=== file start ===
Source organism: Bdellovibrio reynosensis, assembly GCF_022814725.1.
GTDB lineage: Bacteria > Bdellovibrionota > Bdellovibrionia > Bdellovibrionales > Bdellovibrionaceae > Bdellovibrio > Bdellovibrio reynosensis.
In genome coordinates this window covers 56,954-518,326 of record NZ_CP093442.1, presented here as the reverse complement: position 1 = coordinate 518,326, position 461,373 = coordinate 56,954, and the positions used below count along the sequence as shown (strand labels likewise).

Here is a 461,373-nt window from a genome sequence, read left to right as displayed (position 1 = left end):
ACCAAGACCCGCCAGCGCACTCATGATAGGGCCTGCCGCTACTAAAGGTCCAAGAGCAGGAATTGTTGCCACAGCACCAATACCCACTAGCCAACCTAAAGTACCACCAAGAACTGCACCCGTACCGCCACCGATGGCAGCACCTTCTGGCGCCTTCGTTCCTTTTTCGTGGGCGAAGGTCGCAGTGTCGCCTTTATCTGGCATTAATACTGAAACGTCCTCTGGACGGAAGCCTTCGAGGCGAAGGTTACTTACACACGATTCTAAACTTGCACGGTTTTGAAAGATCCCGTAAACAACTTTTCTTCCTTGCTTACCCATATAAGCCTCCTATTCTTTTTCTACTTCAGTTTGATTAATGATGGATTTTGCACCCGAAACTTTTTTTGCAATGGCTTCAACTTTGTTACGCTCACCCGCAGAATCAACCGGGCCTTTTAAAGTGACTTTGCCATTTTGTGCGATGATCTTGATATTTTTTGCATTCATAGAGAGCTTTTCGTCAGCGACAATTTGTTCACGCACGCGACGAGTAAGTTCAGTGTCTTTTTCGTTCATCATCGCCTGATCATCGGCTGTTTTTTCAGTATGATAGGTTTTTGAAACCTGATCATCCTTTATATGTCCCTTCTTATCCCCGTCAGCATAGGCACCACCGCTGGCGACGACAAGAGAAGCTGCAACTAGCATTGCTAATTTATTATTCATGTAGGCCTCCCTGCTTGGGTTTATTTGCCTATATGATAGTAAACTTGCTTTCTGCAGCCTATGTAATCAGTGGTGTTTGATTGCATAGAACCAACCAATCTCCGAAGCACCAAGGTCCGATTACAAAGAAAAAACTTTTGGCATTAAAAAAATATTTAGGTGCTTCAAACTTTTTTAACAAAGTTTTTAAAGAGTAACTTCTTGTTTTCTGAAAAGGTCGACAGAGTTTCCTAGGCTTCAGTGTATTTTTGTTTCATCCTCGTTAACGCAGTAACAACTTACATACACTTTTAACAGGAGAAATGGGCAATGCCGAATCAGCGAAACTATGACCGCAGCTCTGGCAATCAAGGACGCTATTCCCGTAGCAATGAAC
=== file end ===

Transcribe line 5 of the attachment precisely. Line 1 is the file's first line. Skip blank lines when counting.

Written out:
ACCAAGACCCGCCAGCGCACTCATGATAGGGCCTGCCGCTACTAAAGGTCCAAGAGCAGGAATTGTTGCCACAGCACCAATACCCACTAGCCAACCTAAAGTACCACCAAGAACTGCACCCGTACCGCCACCGATGGCAGCACCTTCTGGCGCCTTCGTTCCTTTTTCGTGGGCGAAGGTCGCAGTGTCGCCTTTATCTGGCATTAATACTGAAACGTCCTCTGGACGGAAGCCTTCGAGGCGAAGGTTACTTACACACGATTCTAAACTTGCACGGTTTTGAAAGATCCCGTAAACAACTTTTCTTCCTTGCTTACCCATATAAGCCTCCTATTCTTTTTCTACTTCAGTTTGATTAATGATGGATTTTGCACCCGAAACTTTTTTTGCAATGGCTTCAACTTTGTTACGCTCACCCGCAGAATCAACCGGGCCTTTTAAAGTGACTTTGCCATTTTGTGCGATGATCTTGATATTTTTTGCATTCATAGAGAGCTTTTCGTCAGCGACAATTTGTTCACGCACGCGACGAGTAAGTTCAGTGTCTTTTTCGTTCATCATCGCCTGATCATCGGCTGTTTTTTCAGTATGATAGGTTTTTGAAACCTGATCATCCTTTATATGTCCCTTCTTATCCCCGTCAGCATAGGCACCACCGCTGGCGACGACAAGAGAAGCTGCAACTAGCATTGCTAATTTATTATTCATGTAGGCCTCCCTGCTTGGGTTTATTTGCCTATATGATAGTAAACTTGCTTTCTGCAGCCTATGTAATCAGTGGTGTTTGATTGCATAGAACCAACCAATCTCCGAAGCACCAAGGTCCGATTACAAAGAAAAAACTTTTGGCATTAAAAAAATATTTAGGTGCTTCAAACTTTTTTAACAAAGTTTTTAAAGAGTAACTTCTTGTTTTCTGAAAAGGTCGACAGAGTTTCCTAGGCTTCAGTGTATTTTTGTTTCATCCTCGTTAACGCAGTAACAACTTACATACACTTTTAACAGGAGAAATGGGCAATGCCGAATCAGCGAAACTATGACCGCAGCTCTGGCAATCAAGGACGCTATTCCCGTAGCAATGAAC